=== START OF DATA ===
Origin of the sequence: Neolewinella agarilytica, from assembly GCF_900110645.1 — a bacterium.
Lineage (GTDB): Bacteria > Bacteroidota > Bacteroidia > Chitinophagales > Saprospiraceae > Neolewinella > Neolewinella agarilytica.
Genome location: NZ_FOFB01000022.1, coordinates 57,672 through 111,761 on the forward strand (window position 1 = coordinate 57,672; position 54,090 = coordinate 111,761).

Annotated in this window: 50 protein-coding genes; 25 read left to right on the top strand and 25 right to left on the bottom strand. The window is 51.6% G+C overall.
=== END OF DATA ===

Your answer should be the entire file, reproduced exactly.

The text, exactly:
Origin of the sequence: Neolewinella agarilytica, from assembly GCF_900110645.1 — a bacterium.
Lineage (GTDB): Bacteria > Bacteroidota > Bacteroidia > Chitinophagales > Saprospiraceae > Neolewinella > Neolewinella agarilytica.
Genome location: NZ_FOFB01000022.1, coordinates 57,672 through 111,761 on the forward strand (window position 1 = coordinate 57,672; position 54,090 = coordinate 111,761).

Annotated in this window: 50 protein-coding genes; 25 read left to right on the top strand and 25 right to left on the bottom strand. The window is 51.6% G+C overall.